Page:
Category Archives: BigData

AWS Elastic Map Reduce Quick Start – Dashboard

This post provides essential instructions on how to get started with  Amazon Elastic MapReduce  (Amazon EMR). You will learn how to create a sample Amazon EMR cluster by using the AWS Management Console. You then run a Hive script to process data stored in Amazon S3.

The instructions in this example do not apply to production environments and they do not cover in depth configuration options. The example shows how to quickly set up a cluster for evaluation purposes. For questions or issues you can reach out to the Amazon EMR team by posting on the Discussion Forum.


The sample cluster that you create runs in a live environment and you are charged for the resources used. This example should take an hour or less, so the charges should be minimal. After you complete this example, you should reset your environment to avoid incurring further charges.For more information, see  Reset EMR Environment.

Pricing for Amazon EMR varies by region and service. For this example, charges accrue for the Amazon EMR cluster and Amazon Simple Storage Service (Amazon S3) storage of the log data and output from the Hive job. If you are within your first year of using AWS, some or all of your charges for Amazon S3 might be waived if you are within your usage limits of the AWS Free Tier.
For more information about Amazon EMR pricing and the AWS Free Tier, go to Amazon EMR Pricing   and  AWS Free Tier.

You can use the Amazon Web Services Simple Monthly Calculator to estimate your bill.

Sample EMR Cluster Prerequisites

The following are the preliminary steps you must perform to complete the example.

  1. Create an AWS account.
  2. Create an S3 bucket.
    The example in this topic uses an S3 bucket to store log files and output data.
    Due to Hadoop constraints, the bucket name should conform to these requirements:

    • It must contain lower case letter, numbers, periods and hyphens.
    • It cannot end with a number.
      Example: mycompany.username.vernumber-emr-quickstart.
  3. Click on the S3 bucket name. The bucket page is displayed.
  4. Create 2 folders named: logs and output respectively.
    Make sure that the output folder is empty. For more information, see Creating a Folder.
  5. Create an Amazon EC2 Key Pair.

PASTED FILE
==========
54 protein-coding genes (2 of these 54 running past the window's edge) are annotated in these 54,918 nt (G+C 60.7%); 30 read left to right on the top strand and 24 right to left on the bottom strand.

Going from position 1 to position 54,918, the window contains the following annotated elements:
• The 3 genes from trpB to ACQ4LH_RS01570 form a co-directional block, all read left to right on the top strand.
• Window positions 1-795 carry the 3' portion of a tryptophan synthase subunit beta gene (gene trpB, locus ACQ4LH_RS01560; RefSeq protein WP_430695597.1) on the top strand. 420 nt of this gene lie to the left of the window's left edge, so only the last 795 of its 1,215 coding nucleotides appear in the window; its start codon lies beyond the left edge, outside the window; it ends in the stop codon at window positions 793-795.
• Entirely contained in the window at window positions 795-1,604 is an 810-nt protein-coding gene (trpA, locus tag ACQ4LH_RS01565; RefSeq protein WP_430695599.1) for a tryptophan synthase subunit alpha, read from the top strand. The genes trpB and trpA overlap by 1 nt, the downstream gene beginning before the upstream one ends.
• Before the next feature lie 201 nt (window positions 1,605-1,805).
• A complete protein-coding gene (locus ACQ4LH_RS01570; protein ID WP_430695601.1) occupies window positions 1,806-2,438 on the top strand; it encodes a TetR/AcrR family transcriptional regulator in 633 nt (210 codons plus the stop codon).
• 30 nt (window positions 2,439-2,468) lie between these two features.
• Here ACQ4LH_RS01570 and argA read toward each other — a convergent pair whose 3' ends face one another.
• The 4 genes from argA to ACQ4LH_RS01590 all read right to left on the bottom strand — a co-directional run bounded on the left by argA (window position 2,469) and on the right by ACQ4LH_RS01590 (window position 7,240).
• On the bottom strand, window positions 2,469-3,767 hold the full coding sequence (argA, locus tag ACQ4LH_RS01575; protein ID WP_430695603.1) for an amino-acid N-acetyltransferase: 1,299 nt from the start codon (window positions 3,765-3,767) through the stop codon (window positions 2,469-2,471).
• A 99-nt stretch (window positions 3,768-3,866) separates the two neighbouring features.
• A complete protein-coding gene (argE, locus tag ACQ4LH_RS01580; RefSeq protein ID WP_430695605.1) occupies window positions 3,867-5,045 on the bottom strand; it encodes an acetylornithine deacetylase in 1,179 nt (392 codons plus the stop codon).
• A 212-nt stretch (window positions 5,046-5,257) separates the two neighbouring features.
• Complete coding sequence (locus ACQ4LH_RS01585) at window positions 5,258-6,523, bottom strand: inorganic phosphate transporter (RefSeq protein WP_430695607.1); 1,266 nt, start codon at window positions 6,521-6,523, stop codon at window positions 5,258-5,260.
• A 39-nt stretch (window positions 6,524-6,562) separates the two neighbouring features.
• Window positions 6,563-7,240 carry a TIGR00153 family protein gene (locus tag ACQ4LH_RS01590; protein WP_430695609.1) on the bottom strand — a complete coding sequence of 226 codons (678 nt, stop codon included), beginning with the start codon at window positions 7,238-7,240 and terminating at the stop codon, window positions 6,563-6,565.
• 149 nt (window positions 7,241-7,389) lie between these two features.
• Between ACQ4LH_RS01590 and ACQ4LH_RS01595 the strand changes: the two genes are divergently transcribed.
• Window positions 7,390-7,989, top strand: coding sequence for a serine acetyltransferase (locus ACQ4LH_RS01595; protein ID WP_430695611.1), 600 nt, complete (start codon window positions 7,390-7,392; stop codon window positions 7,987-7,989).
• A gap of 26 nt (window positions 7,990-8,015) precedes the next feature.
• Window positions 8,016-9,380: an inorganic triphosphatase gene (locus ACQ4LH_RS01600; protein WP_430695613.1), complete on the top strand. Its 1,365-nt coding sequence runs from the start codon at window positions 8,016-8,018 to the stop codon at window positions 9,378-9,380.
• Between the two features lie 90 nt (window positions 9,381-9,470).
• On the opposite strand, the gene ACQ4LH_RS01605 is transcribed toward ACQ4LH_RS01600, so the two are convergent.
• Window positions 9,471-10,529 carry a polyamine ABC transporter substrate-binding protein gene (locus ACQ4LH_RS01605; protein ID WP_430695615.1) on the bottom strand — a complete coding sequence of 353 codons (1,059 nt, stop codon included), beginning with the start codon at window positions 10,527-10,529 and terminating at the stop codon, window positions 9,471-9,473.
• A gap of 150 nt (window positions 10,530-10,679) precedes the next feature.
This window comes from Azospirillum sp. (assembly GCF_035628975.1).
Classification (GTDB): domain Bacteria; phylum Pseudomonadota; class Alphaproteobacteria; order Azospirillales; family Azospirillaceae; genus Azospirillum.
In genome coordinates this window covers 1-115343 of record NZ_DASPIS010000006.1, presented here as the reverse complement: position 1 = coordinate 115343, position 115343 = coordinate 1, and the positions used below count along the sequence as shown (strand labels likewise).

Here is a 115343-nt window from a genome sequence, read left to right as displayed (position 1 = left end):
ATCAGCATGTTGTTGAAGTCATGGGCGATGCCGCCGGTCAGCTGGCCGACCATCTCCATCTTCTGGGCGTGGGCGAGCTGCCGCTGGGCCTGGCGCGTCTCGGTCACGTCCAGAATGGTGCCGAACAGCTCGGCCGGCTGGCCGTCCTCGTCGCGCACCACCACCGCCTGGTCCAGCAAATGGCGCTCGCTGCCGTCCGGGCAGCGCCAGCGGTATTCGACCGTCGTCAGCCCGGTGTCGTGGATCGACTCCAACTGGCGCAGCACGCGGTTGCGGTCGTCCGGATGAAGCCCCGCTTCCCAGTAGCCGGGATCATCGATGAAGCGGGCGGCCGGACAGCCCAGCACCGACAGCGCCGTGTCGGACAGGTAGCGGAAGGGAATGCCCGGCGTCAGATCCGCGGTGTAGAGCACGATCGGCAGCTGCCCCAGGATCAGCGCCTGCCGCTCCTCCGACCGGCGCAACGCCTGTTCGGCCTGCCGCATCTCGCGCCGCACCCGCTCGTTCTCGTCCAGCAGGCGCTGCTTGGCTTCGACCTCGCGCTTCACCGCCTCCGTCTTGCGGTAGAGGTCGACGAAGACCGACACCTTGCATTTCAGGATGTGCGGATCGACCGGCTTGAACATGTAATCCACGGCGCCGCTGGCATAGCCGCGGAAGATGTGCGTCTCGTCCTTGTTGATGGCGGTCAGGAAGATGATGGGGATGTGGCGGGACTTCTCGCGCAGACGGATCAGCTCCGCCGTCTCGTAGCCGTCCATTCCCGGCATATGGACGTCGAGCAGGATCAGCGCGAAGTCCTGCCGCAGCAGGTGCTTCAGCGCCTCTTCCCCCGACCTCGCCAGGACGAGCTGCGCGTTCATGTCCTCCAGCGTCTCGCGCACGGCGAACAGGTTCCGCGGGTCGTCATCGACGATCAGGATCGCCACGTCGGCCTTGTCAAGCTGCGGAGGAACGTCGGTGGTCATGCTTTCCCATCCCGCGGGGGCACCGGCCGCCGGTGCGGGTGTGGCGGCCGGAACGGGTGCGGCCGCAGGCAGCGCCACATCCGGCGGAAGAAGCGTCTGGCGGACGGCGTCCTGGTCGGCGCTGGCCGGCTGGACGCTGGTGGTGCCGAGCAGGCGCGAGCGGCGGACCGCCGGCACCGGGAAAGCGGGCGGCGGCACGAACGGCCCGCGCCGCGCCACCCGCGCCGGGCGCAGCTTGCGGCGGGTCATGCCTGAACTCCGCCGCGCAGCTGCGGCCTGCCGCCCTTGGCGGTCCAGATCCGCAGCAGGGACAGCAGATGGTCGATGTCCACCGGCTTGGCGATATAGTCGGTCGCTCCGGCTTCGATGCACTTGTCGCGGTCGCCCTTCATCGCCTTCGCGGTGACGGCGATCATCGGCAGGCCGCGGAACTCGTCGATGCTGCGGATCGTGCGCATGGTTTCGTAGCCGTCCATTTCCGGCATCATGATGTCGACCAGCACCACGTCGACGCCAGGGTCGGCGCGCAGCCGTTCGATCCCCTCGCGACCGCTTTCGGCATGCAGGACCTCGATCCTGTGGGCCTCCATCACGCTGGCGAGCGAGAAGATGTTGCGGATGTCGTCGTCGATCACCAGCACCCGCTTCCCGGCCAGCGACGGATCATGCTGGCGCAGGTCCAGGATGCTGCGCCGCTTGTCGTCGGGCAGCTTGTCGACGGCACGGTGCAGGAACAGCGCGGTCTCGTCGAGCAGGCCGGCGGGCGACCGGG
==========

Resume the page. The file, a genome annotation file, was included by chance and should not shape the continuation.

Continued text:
You need the key pair to connect to the nodes in the cluster.

Launch the Sample Amazon EMR Cluster

  1. In your browser, navigate to the Amazon management console.
  2. In the Analytics section click on EMR. The console dashboard is displayed.
    EMR Console
  3. Click the Create cluster button.
    The Create Cluster – Quick Options page is displayed.
    For more information, see Using Quick Cluster Configuration Overview
  4. Accept the default values except for the following fields:
    • In the Cluster name box, enter any name that has meaning to you
    • For the S3 folder box, click on the folder icon to select the path to the logs folder that you created.
    • For the EC2 key pair box, from the drop-down list, choose the key pair that you created.
  5. Click the Create cluster button.

AWS Elastic Map Reduce (EMR)

Amazon Elastic MapReduce (Amazon EMR) is a web service that makes it easy to quickly and cost-effectively process vast amounts of data. Amazon EMR simplifies big data processing, providing a managed Hadoop framework that makes it easy, fast, and cost-effective for you to distribute and process vast amounts of data across dynamically scalable Amazon EC2 instances.You can also run other popular distributed frameworks such as Apache Spark and Presto (SQL Query Engine) in Amazon EMR, and interact with data in other AWS data stores such as Amazon S3 and Amazon DynamoDB. For a quick overview, see Introduction to Amazon Elastic MapReduce.


Amazon EMR enables you to quickly and easily provision as much computing capability as you need and add or reduce or remove it at any time. This is very important when dealing with variable or unpredictable processing requirements as it is often the case with big data processing.
For example, if the bulk of your processing occurs at night, you might need 100 virtual machine instances during the day and 500 instances at night. Or you might need a significant computing peak for a short period of time. With Amazon EMR you can quickly provision hundreds or thousands of instances, and release them when the work is completed. saving on the overall cost.

Computing Capacity

The following are some possible way to control computing capacity: